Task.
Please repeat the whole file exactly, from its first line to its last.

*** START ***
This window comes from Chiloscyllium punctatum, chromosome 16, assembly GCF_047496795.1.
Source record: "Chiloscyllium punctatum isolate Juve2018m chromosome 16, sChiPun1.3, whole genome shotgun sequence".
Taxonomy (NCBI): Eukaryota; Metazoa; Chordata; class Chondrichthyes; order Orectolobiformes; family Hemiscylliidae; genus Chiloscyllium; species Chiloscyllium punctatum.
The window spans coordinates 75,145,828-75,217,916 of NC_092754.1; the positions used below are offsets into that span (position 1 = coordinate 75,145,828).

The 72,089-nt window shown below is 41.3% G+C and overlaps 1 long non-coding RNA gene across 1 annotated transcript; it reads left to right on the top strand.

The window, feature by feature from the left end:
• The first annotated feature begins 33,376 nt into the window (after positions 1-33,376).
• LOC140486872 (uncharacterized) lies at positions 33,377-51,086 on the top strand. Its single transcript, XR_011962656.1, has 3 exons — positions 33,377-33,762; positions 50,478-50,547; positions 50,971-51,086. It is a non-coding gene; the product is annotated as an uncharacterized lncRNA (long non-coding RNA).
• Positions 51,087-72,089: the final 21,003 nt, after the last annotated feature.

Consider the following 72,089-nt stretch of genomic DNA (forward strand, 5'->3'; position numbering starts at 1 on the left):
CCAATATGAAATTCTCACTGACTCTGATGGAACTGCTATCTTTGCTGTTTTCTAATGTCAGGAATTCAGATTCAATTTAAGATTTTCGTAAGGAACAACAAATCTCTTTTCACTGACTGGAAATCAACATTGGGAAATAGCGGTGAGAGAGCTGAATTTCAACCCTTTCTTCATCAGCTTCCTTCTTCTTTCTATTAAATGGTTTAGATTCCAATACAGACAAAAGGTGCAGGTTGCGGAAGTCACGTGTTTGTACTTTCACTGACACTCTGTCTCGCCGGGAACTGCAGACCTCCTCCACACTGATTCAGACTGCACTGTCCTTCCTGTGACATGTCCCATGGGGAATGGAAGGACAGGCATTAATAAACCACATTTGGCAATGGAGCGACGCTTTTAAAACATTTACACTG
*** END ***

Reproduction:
This window comes from Chiloscyllium punctatum, chromosome 16, assembly GCF_047496795.1.
Source record: "Chiloscyllium punctatum isolate Juve2018m chromosome 16, sChiPun1.3, whole genome shotgun sequence".
Taxonomy (NCBI): Eukaryota; Metazoa; Chordata; class Chondrichthyes; order Orectolobiformes; family Hemiscylliidae; genus Chiloscyllium; species Chiloscyllium punctatum.
The window spans coordinates 75,145,828-75,217,916 of NC_092754.1; the positions used below are offsets into that span (position 1 = coordinate 75,145,828).

The 72,089-nt window shown below is 41.3% G+C and overlaps 1 long non-coding RNA gene across 1 annotated transcript; it reads left to right on the top strand.

The window, feature by feature from the left end:
• The first annotated feature begins 33,376 nt into the window (after positions 1-33,376).
• LOC140486872 (uncharacterized) lies at positions 33,377-51,086 on the top strand. Its single transcript, XR_011962656.1, has 3 exons — positions 33,377-33,762; positions 50,478-50,547; positions 50,971-51,086. It is a non-coding gene; the product is annotated as an uncharacterized lncRNA (long non-coding RNA).
• Positions 51,087-72,089: the final 21,003 nt, after the last annotated feature.

Consider the following 72,089-nt stretch of genomic DNA (forward strand, 5'->3'; position numbering starts at 1 on the left):
CCAATATGAAATTCTCACTGACTCTGATGGAACTGCTATCTTTGCTGTTTTCTAATGTCAGGAATTCAGATTCAATTTAAGATTTTCGTAAGGAACAACAAATCTCTTTTCACTGACTGGAAATCAACATTGGGAAATAGCGGTGAGAGAGCTGAATTTCAACCCTTTCTTCATCAGCTTCCTTCTTCTTTCTATTAAATGGTTTAGATTCCAATACAGACAAAAGGTGCAGGTTGCGGAAGTCACGTGTTTGTACTTTCACTGACACTCTGTCTCGCCGGGAACTGCAGACCTCCTCCACACTGATTCAGACTGCACTGTCCTTCCTGTGACATGTCCCATGGGGAATGGAAGGACAGGCATTAATAAACCACATTTGGCAATGGAGCGACGCTTTTAAAACATTTACACTG